Third Homework

This assignment is due at the start of lab on Monday, October 10. The concepts here (of working with structures and lists) are fundamental to the rest of the course. Be sure to check with us if you'd like clarification or help.

(1) Read Chapters 16 (which gives some advice for designing functions), 17 (which uses cond in animations), and 18 (which covers key handlers and mouse handlers). Since you probably haven't gotten to them yet from Lab Assignment 2, look over exercises 17.1.3, 17.1.6, 17.2.6, 18.1.2, 18.1.3, 18.2.4, and 18.2.5; you'll do them as part of Lab Assignment 3, but scan them now to get an idea of what's coming.

(2) Chapter 19 briefly covers error handling, the error function (that you can put in your code to stop it and produce an error message), and the check-error function (so you can have tests of situations that are supposed to cause errors).

(3) Chapter 20 introduces structures. Read it and do exercises 20.4.6 and 20.5.7. Look at exercise 20.6.2, which suggests "refactoring" some code (reorganizing it to reduce duplication). You don't have to show the TA a solution to 20.6.2, but you do have to have written solutions (or questions) about the other exercises listed here. Do exercise 20.7.3.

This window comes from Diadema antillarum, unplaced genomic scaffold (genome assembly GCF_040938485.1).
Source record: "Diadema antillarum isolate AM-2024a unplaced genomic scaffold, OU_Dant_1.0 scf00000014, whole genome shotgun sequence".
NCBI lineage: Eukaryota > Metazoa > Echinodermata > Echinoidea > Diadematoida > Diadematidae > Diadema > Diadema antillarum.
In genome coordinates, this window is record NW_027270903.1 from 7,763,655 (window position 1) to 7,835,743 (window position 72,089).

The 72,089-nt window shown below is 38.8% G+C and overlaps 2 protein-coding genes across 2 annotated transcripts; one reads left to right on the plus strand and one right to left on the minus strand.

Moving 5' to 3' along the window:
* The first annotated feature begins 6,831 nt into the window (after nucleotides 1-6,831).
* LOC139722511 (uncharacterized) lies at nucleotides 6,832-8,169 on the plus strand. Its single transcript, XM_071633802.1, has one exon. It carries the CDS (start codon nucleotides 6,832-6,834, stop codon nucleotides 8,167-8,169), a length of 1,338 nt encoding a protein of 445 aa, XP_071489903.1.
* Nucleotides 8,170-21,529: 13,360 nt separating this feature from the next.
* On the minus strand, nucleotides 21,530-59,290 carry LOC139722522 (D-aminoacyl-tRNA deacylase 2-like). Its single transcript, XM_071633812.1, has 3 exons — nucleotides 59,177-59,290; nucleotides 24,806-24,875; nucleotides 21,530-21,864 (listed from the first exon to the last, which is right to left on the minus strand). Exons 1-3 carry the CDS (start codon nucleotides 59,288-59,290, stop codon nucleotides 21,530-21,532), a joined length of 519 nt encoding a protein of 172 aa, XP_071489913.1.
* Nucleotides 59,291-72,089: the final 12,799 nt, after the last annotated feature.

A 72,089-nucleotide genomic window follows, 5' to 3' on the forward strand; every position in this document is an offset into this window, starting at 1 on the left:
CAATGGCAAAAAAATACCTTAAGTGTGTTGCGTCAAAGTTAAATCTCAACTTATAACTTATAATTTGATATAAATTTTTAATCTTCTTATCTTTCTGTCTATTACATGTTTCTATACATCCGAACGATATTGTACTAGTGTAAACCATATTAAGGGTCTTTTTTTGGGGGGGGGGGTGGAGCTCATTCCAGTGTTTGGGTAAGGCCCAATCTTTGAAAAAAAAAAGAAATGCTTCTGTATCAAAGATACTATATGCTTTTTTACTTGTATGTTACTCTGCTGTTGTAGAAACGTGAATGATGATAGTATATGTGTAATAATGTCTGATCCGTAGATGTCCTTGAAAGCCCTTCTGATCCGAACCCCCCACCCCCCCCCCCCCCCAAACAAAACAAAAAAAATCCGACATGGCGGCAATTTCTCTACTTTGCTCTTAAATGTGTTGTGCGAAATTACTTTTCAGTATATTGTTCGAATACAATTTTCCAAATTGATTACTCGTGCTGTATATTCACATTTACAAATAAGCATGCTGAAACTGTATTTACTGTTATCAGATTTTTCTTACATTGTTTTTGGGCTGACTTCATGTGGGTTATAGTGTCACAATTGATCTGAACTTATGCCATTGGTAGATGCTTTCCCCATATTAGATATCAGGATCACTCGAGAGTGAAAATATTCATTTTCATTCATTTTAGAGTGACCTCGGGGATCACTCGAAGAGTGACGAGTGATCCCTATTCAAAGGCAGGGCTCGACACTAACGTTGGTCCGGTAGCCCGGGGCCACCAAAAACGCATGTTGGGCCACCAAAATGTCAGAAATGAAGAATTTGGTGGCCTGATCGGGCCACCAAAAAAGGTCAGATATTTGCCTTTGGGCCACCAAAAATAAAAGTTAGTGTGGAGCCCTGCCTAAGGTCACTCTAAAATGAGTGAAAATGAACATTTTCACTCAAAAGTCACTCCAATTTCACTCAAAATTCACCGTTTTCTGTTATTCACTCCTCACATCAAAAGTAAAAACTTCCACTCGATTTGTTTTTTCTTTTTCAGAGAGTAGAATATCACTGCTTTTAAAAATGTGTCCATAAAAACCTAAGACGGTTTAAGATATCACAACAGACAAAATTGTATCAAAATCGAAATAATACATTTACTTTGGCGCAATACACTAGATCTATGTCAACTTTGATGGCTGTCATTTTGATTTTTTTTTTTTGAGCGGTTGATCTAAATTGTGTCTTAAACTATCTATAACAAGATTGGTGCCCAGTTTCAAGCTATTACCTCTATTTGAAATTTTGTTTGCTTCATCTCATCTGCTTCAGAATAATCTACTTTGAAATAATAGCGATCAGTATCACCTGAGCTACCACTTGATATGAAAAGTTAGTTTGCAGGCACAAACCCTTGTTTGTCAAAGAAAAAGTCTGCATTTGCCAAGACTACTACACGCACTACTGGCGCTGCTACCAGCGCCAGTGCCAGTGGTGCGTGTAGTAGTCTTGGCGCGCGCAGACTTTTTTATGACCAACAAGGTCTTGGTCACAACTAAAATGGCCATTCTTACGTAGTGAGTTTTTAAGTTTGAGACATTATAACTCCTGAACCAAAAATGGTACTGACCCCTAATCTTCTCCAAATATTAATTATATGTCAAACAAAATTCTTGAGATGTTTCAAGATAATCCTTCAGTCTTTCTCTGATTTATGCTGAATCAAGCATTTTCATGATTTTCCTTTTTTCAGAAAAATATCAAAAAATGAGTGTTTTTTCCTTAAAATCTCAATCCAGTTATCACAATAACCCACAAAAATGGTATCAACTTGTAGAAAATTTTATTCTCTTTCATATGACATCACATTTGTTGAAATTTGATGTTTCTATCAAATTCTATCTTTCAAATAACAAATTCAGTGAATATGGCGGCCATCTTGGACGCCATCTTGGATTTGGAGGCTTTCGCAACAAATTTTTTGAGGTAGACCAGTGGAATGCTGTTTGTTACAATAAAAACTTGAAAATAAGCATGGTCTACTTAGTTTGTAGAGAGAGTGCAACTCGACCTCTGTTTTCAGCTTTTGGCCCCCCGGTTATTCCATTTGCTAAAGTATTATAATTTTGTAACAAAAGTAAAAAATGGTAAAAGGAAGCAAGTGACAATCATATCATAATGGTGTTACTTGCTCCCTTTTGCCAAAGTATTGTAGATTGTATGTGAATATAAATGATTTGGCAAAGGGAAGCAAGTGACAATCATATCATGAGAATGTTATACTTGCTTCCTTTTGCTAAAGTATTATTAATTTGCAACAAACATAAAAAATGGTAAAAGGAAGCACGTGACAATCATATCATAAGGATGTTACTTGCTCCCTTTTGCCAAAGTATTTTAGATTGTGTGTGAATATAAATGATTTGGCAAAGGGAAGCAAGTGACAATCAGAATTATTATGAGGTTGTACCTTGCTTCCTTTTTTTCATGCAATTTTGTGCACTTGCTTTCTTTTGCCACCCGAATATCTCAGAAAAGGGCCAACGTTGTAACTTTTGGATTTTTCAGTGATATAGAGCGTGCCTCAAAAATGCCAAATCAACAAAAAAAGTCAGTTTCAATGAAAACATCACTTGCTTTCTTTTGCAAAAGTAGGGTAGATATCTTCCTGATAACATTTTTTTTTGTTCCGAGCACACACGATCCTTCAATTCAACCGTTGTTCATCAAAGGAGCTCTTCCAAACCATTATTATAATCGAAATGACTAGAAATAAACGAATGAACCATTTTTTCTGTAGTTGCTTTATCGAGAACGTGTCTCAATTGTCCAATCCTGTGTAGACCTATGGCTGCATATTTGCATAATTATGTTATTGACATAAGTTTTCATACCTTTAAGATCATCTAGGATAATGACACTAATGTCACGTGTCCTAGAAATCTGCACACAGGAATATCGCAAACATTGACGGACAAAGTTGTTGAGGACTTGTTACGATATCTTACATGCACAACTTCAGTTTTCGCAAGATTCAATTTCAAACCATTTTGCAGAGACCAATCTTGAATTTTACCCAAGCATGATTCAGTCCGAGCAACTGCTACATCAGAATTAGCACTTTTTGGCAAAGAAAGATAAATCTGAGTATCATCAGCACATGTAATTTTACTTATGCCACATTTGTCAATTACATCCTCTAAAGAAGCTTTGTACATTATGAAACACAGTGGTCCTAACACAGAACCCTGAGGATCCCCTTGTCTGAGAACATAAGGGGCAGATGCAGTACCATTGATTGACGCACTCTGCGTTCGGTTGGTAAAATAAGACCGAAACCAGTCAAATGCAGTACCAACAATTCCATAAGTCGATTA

(4) Chapter 21 continues with structures. Read it and do exercises 21.1.1, 21.4.4, 21.5.3.

(5) Chapter 22 introduces lists. Read it and do exercises 22.5.3 and 22.5.4 (which are very similar to examples we did in class).

(6) Suppose you have restaurant structures as defined in class: (define-struct rrant (name cuisine phone dish price)). Write a function called cheap-Thai that takes a list of restaurants as its input and returns a list of all the cheap Thai restaurants on the input list (where cheap means the price is under $10). This too is similar to what we did in class; look up the transcript from that day and write the necessary extra "helper" or "auxiliary" functions (like cheap?) to separate out each part of the task.

(7) Look at the sections K, L, M, N, and O of the Scheme Finger Exercises. You don't have to write the answers down or turn them in, but make sure you know how to do them. If you aren't perfectly, 100% comfortable with structures and lists, you need to check these out.

Based in part on ICS H21assignments by David G. Kay from Fall 2001; modified by David G. Kay for the Informatics Core Course, Fall 2004–Fall 2011.

David G. Kay,
Thursday, October 6, 2011 7:40 PM